Roots & Culture: Coronation Dance ft. Vivian Jones

November 4, 2017 - Zappa, Antwerp, Belgium
Roots & Culture Coronation Dance

CHALICE SOUNDSYSTEM ft vivian jones (uk) - I Hear Dem Talking / Flash It & Gwan @ Zappa 041117

CHALICE SOUNDSYSTEM ft vivian jones (uk) - Welcome To The Roots & Culture @ Zappa 041117

Roots & Culture: Coronation Dance with Chalice Soundsysteem ft. Vivian Jones

When: Saturday November 4, 2017 | Where: Zappa in Antwerp, Belgium | Reporter: Rubi Roots | Photos: Visionz / Doryan Rosario (Gallery) | Copyright: 2017 – .be & Brukout

For the third year in a row, the North-French Chalice sound system came to Antwerp for Roots & Culture in Zappa, this time in early November, so this edition was baptized to Coronation Dance, referring to the day that Ras Tafari Makonnen in Ethiopia to Negusa Nagast, King of Kings, was crowned (November 2, 1930). Nobody less than Vivian Jones joined them live to provide extra strength to this memorial.

“Oh what a day!”, We enter the Zappa venue at about 11pm, cozy filled but never very busy. Chalice treats us to their well-known recipe: no specials or exclusives, little sirens or pull ups, but all of them vintage roots gems, all on vinyl, and deliciously sounding on their warm Valve sound system, divided over two stacks. Paolo and Youthman mingle obscure collector’s items of artists such as Freddie McGregor, Don Carlos and Prince Far I with unprecedented classics such as ‘World In His Hands’ (Enos McLeod), ‘Give I Fi I name’ (Pablo Moses), ‘A True’ (Dennis Brown), ‘War’ (Bob Andy), ‘Rasta ‘pon Top’ (The Twinkle Brothers), ‘Jah Glory’ (The Itals) and so on. Their enthusiasm works contagiously, with the whole family around the control tower (on Irie Vibes, the children were also there) they let the crowd shank (some even doing it like millwicks), enjoying their old school “coronation” selection. Occasionally, Youthman also attempts modest chantings, not very high but ambiguous. Roots and Culture.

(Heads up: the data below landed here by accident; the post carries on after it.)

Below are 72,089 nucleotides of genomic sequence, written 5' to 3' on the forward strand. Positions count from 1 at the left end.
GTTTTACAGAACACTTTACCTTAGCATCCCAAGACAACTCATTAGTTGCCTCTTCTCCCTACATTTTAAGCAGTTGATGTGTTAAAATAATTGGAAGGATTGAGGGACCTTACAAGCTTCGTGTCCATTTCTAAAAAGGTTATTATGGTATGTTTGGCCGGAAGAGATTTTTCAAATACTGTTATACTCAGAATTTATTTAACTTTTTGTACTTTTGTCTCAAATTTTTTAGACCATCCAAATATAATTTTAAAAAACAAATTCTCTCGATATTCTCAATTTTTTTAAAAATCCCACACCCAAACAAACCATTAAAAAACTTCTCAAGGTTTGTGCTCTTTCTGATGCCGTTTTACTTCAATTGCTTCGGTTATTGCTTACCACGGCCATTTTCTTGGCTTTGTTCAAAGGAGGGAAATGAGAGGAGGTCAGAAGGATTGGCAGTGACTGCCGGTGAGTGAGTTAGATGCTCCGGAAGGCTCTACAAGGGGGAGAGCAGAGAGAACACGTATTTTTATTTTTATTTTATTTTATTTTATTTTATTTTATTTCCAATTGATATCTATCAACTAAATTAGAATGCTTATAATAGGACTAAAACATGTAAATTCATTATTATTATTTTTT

Vivian Jones (Photo: Visionz)
Vivian Jones (Photo: Visionz)

We have not been to church for a long time, to us nights like these are the (weekly) moments of peaceful encounters, reflection and meditation, love and happiness. And together with us hundreds of others who come together in harmony to dance, sing and reason. For the organization (supported by ), it should be a bit more, but the surplus of dub dances in our country seems to limit the number of visitors, even though they had a living reggae legend Vivian Jones in the line-up. “Greetings Belgium!” opens Vivian (“That’s a Man!?” Reflexow jokes) with ‘Who’s Gonna Get Caught’, in the trap called Babylon, followed immediately by ‘Red Eyes’, his best-known song that brought him the great breakthrough in the nineties, released on the record label of Jah Shaka: “Irie!”

The Jamaican-based Jamaican, who is 60 years old and has been working on his musical career for more than thirty years, is an outstanding singer and gifted copywriter, with countless hits under his belt, often released on his own Imperial House label, and often produced by Russ Disciple. Similarly, his last studio album “Ethiopian King”, from which we also hear ‘Locks And Bread’ in addition to the title track, he demands the sound to go “low” to let us sing along. In addition, to the showcase – without dub versions – he brings two more Russ D collaborations, called ‘Ancient Blood’, with a shout out to the (Moonshine) hornsmen in Unlisted Fanatic’s lens, and the compelling ‘Carry On’, that we first heard Aba Shanti play for about two years ago, “One day, I know there will be a better day!”

Next, Vivian Jones asks everyone’s attention for ‘Fire’, his charge for the tragic events in Grenfell Tower in London earlier this year. His extended lover’s repertoire is limited to ‘Truly’, live and immediately sung for his wife, who is spontaneously hugged, and finally he launches Paolo again with ‘Flash It And Gwan’. In his opinion, the audience reacts very moderately, so he himself asks for applause and returns no more after his a capella performance of ‘The Gun’; the soundcheck seemed to last longer. ‘Physical’ (and a handful of popular tunes) was missing in the setlist, but it may not fit in the atmosphere of the evening until then, after all, Chalice had a true breakthrough, with a section of solid, often voiceless Steppers until the early hours, with Keety Roots passing through here last year at their twentieth birthday party, coming to the fore several times. In the meanwhile we are getting some strength and taste of NiNi’s delicious vegi burgers and Mama Suzie’s Jamaican jerk chicken. That’s also Roots & Culture.